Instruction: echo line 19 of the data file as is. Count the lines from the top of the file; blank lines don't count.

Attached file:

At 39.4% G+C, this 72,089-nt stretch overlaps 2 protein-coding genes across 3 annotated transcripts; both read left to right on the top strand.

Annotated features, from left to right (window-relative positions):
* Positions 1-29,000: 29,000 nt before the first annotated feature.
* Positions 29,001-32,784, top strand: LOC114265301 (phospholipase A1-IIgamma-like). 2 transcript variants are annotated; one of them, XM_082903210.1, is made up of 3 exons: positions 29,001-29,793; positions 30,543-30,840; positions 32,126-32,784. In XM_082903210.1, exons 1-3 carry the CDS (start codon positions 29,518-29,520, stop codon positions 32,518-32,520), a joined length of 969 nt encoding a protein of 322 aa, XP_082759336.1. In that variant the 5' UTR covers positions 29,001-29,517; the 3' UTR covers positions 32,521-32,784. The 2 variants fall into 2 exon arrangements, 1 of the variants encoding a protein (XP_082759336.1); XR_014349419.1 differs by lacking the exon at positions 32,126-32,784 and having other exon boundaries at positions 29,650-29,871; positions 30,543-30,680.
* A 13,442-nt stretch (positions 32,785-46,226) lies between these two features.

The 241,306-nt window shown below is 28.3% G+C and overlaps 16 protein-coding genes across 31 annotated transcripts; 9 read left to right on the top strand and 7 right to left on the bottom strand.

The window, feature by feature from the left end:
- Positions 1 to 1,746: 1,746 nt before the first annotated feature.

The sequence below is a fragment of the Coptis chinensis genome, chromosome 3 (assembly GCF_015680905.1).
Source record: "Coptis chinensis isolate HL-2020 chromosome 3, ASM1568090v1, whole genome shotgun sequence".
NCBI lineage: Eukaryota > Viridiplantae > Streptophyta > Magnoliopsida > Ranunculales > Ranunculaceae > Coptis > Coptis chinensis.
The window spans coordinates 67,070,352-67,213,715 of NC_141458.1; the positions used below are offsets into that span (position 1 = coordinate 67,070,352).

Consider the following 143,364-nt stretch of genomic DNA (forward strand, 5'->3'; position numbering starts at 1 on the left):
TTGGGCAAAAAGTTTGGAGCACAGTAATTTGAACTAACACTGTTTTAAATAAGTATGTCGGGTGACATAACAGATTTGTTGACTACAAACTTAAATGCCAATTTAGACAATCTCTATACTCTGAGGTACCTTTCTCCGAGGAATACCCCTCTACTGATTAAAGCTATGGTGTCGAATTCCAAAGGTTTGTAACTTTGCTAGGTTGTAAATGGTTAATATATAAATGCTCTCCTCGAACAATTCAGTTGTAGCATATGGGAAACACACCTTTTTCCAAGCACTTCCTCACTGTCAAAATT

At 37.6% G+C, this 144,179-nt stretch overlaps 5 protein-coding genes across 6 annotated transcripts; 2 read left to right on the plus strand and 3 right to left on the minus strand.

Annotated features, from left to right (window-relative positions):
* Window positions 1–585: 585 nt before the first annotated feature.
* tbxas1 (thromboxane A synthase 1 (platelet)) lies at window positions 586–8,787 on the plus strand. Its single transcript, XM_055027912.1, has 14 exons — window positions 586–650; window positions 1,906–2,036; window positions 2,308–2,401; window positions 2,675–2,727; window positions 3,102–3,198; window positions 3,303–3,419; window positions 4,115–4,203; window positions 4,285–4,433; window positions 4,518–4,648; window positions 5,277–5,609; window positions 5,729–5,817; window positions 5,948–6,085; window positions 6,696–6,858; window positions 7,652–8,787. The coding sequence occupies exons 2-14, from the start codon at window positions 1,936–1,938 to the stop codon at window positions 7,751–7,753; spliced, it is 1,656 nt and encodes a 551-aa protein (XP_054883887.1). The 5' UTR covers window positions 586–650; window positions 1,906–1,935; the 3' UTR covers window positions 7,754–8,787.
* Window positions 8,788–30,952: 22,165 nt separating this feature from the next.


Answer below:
* Window positions 8,788–30,952: 22,165 nt separating this feature from the next.